HER Eats

More than just great food

The Sentinel-Record - HER - Hot Springs - - Contents - Story by Beth Reed and Re­beca Rec­tor, pho­tog­ra­phy by Grace Brown

I n just a few short months, Vault, 723 Cen­tral Ave., has started de­vel­op­ing its rep­u­ta­tion as an over­all ex­pe­ri­ence more so than a restau­rant.

Owned by Dr. Daron Praet­zel, the restau­rant is lo­cated within a for­mer bank build­ing, and with the work of Gen­eral Man­ager Randy Wo­mack, the struc­ture it­self pays homage to that his­tory.

“What we elected to do with the ex­te­rior of the build­ing, which was kind of grand with the gran­ite — that beau­ti­ful, green gran­ite out front — and the halo lit sig­nage out front at the en­trance, kind of led peo­ple to be­lieve that there might be some­thing like (a club) com­ing in,” Wo­mack said. “But truth of the mat­ter is, it wound up be­ing a choice that I thought was re­ally healthy for the ex­te­rior of this build­ing be­cause it’s an old bank build­ing and I thought it needed to be re­ally ma­jes­tic look­ing, and beau­ti­ful.”

Wo­mack said not many gen­eral man­agers in the in­dus­try are given the free li­cense to cre­ate a space like Praet­zel al­lowed him to do. Their friend­ship be­gan years ago, and Praet­zel had said at that time should he ever have the op­por­tu­nity to start a busi­ness in the hospi­tal­ity in­dus­try, Wo­mack would be his choice for lead­ing it.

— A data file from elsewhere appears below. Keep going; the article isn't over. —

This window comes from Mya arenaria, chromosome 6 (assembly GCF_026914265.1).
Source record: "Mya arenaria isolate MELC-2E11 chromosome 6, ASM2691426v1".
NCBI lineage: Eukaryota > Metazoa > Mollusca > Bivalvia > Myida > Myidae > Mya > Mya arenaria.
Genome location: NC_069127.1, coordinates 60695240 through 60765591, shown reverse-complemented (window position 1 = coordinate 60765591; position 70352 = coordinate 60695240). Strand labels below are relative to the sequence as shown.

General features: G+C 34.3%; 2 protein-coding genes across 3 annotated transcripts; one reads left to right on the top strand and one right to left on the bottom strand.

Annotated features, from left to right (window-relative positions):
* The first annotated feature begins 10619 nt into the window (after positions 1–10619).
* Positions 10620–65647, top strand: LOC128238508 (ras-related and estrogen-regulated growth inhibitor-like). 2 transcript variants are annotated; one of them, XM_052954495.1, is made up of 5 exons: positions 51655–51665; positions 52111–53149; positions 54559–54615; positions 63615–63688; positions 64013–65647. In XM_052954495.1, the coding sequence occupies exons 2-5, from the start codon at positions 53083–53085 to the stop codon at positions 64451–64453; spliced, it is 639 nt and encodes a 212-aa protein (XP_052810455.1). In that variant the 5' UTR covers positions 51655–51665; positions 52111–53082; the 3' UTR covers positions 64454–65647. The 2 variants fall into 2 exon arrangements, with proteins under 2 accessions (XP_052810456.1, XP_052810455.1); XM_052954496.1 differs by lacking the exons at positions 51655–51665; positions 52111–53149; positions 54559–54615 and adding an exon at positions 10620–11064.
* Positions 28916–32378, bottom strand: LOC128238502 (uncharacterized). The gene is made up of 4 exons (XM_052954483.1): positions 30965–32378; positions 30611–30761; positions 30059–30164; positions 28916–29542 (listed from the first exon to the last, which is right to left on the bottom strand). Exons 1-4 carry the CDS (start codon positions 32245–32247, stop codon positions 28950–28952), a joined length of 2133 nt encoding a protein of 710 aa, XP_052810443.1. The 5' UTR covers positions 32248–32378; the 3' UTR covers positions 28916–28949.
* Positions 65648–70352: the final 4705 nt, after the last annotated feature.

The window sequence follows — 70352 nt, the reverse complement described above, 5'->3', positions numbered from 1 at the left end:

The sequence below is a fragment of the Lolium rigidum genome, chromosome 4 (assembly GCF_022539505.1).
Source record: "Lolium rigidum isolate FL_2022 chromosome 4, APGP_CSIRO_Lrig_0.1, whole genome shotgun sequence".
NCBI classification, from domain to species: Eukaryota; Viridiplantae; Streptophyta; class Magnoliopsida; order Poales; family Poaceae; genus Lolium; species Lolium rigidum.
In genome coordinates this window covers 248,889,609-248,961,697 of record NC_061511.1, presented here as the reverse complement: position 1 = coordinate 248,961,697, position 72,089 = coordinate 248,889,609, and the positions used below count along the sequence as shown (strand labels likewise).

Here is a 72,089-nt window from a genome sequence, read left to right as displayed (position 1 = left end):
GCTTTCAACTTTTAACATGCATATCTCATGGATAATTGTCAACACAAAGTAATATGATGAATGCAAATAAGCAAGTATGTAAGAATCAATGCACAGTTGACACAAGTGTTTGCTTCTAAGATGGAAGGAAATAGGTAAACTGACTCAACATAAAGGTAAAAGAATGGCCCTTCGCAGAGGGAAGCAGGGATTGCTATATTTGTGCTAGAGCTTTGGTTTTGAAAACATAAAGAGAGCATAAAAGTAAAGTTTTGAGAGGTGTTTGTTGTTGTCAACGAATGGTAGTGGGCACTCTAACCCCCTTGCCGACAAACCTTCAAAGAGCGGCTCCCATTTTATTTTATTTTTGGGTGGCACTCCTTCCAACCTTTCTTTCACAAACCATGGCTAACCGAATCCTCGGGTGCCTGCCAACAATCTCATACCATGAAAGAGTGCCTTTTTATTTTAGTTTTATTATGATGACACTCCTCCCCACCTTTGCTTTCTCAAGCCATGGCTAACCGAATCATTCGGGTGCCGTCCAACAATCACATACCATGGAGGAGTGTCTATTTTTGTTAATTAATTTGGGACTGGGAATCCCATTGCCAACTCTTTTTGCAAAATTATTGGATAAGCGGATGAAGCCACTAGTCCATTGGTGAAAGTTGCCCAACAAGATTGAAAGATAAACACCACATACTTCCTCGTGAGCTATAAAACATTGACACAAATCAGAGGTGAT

“I feel like I’m in an ex­ten­sion of my liv­ing room here. As much as I’m here, I don’t ever get tired of it,” Wo­mack said. “He’s been a real joy to work with and ba­si­cally he and I have seen eye-to-eye on about 99.5 per­cent of every­thing that we’ve dis­cussed to hap­pen here. It’s been a very sym­bi­otic re­la­tion­ship.”

The restau­rant, he said, is very am­bi­ent and en­sures that if guests like see­ing the place in the day­time, “you’ll love it at night.”

“Peo­ple that I know they’re food lovers, they’re wine lovers, a lot of them are friends of mine just be­cause I’ve been in the in­dus­try a long time. … I also know how much they cher­ish times like that with their friends,” he said.

“We have spe­cials ev­ery night and dessert spe­cials ev­ery night. All of our fish is flown in overnight, fresh. Our lob­sters ar­rive to us alive. Our oys­ters and clams ar­rive to us live. We keep them alive in 75-gal­lon salt­wa­ter tanks down­stairs.”

Wo­mack, who is a som­me­lier, said the wine list is ex­ten­sive, and for the sig­na­ture cock­tails, the restau­rant uses dry ice for a unique smoke ef­fect.